Insurance companies rarely pay fair and hand over a fair reward! They must be hammered and hammered before they write a check! I’m Jim Adler, the TEXAS HAMMER! And I get results! I hammered and got a client $140,000 after she fractured her back and had a collapsed lung! The proof is in the money!

Call me right now! It’s HAMMER time!”


We’ve all seen them: late night lawyer ads. If you’re like me you’ve probably fallen asleep on the couch during Game 4 of the NBA conference finals only to be woken up to their obnoxious tone. In a semi-consciousness state of mind it’s easy to assume that what you’re seeing isn’t really… real. How could it be? Who pays money to produce commercials like that? There’s no way those can work. Right?

Here’s three reasons why they work:



If you’ve been in a car accident and are in pain, the chances of you being awake at night watching television skyrocket. That’s just the facts. If you’ve been in any kind of chronic pain you know that you easily could find yourself on the couch at 2:30 a.m. flipping through the channels trying to get your mind off it. That’s the demographic of people watching television late at night.

Injury lawyers know this. They’ve known it for years. It may not be the sexiest of ponds, but there are a lot of fish.

We all know the old real estate adage, “Location, location, location.” It’s the same in marketing, “Are we fishing in a pond with a lot of fish?” Are we marketing where people are at?



Most personal injury lawyers are going to charge a contingency fee of between 33% — 40%. With the average injury settlement coming in at $90,000, they’ll pocket $30,000 — $36,000.

A minimum television buy during those hours — a package just enough to get you in the game — probably runs between $18,000 — $20,000 depending on the frequency, channels, etc. Some of these guys could easily spend upwards of $100,000 to cover the entire year and saturate their market.

So do the math. Jim Adler does a $80,000 media buy that ensures he’s the household name in his area for the entire year. Plus, $18,000 for a production company to product 6 different commercials throughout the year. How many cases does he have to settle to break even? Three? Four? Even at that, he’s created name recognition that will last way beyond his media buy and translate into other areas (i.e. billboards are now exponentially more effective once people have seen a commercial). Plus, what are the odds that within that year, he gets a really big case that covers the entire cost? It’s easy to see why these commercials make sense.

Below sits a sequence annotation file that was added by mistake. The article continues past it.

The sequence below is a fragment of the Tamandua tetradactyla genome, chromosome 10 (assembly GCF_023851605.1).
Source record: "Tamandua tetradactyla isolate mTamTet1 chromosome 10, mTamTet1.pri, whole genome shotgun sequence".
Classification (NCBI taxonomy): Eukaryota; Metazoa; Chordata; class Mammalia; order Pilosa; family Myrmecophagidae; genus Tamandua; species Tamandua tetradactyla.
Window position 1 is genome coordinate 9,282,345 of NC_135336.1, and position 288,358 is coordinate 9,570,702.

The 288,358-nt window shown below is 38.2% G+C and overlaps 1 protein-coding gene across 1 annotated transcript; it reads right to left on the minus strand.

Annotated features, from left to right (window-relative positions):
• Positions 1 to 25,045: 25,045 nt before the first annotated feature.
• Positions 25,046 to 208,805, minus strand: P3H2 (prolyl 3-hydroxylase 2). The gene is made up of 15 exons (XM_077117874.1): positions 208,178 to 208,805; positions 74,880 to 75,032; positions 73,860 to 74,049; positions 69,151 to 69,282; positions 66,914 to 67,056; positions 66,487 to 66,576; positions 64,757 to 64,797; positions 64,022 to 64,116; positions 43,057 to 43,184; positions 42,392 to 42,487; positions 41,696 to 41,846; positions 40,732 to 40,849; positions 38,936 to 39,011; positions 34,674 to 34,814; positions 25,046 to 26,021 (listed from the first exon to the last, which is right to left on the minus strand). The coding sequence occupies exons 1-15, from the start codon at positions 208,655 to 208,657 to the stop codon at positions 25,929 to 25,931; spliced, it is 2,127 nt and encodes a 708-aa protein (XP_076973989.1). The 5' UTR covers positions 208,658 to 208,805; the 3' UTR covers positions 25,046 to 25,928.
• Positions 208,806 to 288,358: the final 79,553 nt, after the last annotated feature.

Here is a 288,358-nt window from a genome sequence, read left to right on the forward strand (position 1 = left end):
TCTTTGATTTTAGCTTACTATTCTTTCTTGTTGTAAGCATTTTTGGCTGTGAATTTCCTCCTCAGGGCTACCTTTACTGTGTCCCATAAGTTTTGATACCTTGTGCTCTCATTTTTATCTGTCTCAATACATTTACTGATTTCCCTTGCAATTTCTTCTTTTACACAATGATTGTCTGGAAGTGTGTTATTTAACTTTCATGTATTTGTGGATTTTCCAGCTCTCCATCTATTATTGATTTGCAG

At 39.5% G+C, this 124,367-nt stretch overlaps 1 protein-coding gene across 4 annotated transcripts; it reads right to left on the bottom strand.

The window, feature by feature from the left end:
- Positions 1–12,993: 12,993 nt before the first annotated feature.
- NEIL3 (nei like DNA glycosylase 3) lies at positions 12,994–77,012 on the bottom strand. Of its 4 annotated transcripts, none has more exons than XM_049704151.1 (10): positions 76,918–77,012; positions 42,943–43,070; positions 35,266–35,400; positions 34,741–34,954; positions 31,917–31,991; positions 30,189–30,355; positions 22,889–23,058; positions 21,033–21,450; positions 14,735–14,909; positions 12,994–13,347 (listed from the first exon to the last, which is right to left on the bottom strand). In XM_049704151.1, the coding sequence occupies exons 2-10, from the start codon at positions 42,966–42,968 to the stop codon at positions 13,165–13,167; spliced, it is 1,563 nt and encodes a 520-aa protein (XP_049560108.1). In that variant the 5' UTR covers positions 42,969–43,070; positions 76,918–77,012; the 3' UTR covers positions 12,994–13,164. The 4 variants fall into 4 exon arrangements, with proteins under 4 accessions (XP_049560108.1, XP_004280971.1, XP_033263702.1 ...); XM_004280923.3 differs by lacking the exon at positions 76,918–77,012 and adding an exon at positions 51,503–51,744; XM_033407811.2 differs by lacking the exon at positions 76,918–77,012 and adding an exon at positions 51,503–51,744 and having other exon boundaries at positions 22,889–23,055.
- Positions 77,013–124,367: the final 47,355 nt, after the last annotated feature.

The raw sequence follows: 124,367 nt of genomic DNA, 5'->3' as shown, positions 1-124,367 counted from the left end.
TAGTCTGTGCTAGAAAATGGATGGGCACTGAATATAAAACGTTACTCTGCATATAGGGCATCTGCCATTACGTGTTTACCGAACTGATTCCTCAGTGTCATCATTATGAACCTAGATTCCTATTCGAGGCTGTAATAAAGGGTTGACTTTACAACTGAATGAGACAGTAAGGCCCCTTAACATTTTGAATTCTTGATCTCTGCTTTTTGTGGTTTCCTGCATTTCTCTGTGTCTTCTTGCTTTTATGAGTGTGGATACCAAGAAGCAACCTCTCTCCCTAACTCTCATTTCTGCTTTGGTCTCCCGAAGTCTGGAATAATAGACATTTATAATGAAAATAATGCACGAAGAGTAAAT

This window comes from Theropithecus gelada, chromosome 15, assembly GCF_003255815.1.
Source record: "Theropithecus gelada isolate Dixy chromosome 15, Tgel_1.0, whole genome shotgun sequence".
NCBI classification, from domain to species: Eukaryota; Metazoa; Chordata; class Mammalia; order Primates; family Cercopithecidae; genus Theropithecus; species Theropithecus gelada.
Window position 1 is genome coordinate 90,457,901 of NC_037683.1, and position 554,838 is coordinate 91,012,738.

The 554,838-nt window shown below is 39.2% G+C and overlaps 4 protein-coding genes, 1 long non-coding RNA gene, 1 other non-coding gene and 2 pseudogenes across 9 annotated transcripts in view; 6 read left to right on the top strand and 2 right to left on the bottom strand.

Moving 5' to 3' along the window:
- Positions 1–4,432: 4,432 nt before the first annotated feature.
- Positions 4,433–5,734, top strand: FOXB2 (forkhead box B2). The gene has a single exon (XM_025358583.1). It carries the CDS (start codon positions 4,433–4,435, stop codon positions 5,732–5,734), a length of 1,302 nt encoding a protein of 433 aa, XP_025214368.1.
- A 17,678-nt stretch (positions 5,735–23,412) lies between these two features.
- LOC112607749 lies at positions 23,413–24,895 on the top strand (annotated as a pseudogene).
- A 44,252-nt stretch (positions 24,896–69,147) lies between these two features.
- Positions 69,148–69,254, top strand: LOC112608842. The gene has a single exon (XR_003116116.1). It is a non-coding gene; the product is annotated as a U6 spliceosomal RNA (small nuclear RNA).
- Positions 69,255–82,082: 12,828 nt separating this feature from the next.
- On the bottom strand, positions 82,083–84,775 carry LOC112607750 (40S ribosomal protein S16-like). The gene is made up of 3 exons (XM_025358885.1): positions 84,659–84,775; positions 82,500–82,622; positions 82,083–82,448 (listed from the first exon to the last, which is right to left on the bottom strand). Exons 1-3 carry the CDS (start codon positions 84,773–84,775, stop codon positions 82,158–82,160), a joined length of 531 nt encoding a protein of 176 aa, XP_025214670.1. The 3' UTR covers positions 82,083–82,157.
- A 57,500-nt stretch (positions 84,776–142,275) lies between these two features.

Marketing is a game of math and science. It’s knowing three things:

A. The total investment.

B. The return percentage.

C. The projected revenue.

We know direct mail has a .25% — .50% return rate (that’s right… one quarter of one percent). To launch a seasonal campaign in a mid-market city, you’ll have to budget somewhere between $25,000 — $40,000. So is direct mail good for you? We have to decide if a .25% response rate generates enough revenue to cover your investment. That means if you send out 30,000 pieces, only 75 people respond. If you’re a cosmetic surgeon, maybe it makes sense. If you’re a local antique dealer, maybe not.



How many times in your life are you going to be injured in a car accident and hire an injury attorney? For most Americans, the answer is very few. Since that’s the case, injury lawyers can be as gimmicky as possible. They only need one purchase.

Here’s what we know about marketing to one-time purchasers (think infomercials):

A. Be as gimmicky as possible.

B. Do whatever you can to sell the product.

C. You only need one sale.

D. Move on to the next person.


On the other hand, as customer loyalty becomes more of a factor, brand value increases. Think Apple. They don’t want one iPhone purchase. They want you buying an iPhone, then purchasing music from iTunes, then add an iPad, the App Store, Apple TV, MacBook Air, Beats headphones, etc. They want you buying their devices every year for the next 30 years. So brand and loyalty are huge factors. Apple can’t sell an iPad at 2:30 a.m. with an infomercial.



The beautiful thing about marketing is there’s a science to it. We can leverage that science to generate sales and revenue. The downside is once you figure out the equation, it almost doesn’t matter what the content is. You can produce a really bad commercial and if the math works… it will make money.

In the words of iconic Jim the Hammer, “The proof is in the money! I’ll hammer!”